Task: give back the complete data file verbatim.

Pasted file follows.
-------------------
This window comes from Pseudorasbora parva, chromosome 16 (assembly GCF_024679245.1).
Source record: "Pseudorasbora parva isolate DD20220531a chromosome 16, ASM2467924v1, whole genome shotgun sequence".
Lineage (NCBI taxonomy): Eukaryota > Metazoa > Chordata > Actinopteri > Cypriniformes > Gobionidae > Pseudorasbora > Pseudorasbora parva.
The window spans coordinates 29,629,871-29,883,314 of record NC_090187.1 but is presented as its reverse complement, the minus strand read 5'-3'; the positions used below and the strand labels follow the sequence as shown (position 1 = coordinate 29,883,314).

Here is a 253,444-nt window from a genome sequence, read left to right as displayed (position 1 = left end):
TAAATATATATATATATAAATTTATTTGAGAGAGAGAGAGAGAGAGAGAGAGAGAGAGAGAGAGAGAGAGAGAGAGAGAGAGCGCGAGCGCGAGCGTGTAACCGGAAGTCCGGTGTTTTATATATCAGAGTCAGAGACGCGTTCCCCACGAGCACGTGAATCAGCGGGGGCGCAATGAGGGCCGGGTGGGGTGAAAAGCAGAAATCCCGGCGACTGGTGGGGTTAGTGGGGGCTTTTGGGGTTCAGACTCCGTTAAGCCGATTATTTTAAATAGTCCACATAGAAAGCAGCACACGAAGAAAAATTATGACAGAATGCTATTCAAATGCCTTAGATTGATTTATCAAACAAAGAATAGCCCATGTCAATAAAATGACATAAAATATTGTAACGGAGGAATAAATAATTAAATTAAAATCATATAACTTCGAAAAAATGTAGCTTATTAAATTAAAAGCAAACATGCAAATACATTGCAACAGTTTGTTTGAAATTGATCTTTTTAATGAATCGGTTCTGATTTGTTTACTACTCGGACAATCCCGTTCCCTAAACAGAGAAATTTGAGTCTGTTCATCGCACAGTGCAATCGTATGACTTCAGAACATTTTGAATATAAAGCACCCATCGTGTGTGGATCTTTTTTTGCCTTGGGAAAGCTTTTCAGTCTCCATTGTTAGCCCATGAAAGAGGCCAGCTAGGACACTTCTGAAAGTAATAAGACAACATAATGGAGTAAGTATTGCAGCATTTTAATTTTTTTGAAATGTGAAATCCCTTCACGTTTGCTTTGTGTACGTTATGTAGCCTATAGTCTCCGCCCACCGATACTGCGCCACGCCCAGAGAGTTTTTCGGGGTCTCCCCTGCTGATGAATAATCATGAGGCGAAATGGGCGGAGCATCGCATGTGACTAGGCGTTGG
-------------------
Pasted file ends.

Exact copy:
This window comes from Pseudorasbora parva, chromosome 16 (assembly GCF_024679245.1).
Source record: "Pseudorasbora parva isolate DD20220531a chromosome 16, ASM2467924v1, whole genome shotgun sequence".
Lineage (NCBI taxonomy): Eukaryota > Metazoa > Chordata > Actinopteri > Cypriniformes > Gobionidae > Pseudorasbora > Pseudorasbora parva.
The window spans coordinates 29,629,871-29,883,314 of record NC_090187.1 but is presented as its reverse complement, the minus strand read 5'-3'; the positions used below and the strand labels follow the sequence as shown (position 1 = coordinate 29,883,314).

Here is a 253,444-nt window from a genome sequence, read left to right as displayed (position 1 = left end):
TAAATATATATATATATAAATTTATTTGAGAGAGAGAGAGAGAGAGAGAGAGAGAGAGAGAGAGAGAGAGAGAGAGAGAGAGCGCGAGCGCGAGCGTGTAACCGGAAGTCCGGTGTTTTATATATCAGAGTCAGAGACGCGTTCCCCACGAGCACGTGAATCAGCGGGGGCGCAATGAGGGCCGGGTGGGGTGAAAAGCAGAAATCCCGGCGACTGGTGGGGTTAGTGGGGGCTTTTGGGGTTCAGACTCCGTTAAGCCGATTATTTTAAATAGTCCACATAGAAAGCAGCACACGAAGAAAAATTATGACAGAATGCTATTCAAATGCCTTAGATTGATTTATCAAACAAAGAATAGCCCATGTCAATAAAATGACATAAAATATTGTAACGGAGGAATAAATAATTAAATTAAAATCATATAACTTCGAAAAAATGTAGCTTATTAAATTAAAAGCAAACATGCAAATACATTGCAACAGTTTGTTTGAAATTGATCTTTTTAATGAATCGGTTCTGATTTGTTTACTACTCGGACAATCCCGTTCCCTAAACAGAGAAATTTGAGTCTGTTCATCGCACAGTGCAATCGTATGACTTCAGAACATTTTGAATATAAAGCACCCATCGTGTGTGGATCTTTTTTTGCCTTGGGAAAGCTTTTCAGTCTCCATTGTTAGCCCATGAAAGAGGCCAGCTAGGACACTTCTGAAAGTAATAAGACAACATAATGGAGTAAGTATTGCAGCATTTTAATTTTTTTGAAATGTGAAATCCCTTCACGTTTGCTTTGTGTACGTTATGTAGCCTATAGTCTCCGCCCACCGATACTGCGCCACGCCCAGAGAGTTTTTCGGGGTCTCCCCTGCTGATGAATAATCATGAGGCGAAATGGGCGGAGCATCGCATGTGACTAGGCGTTGG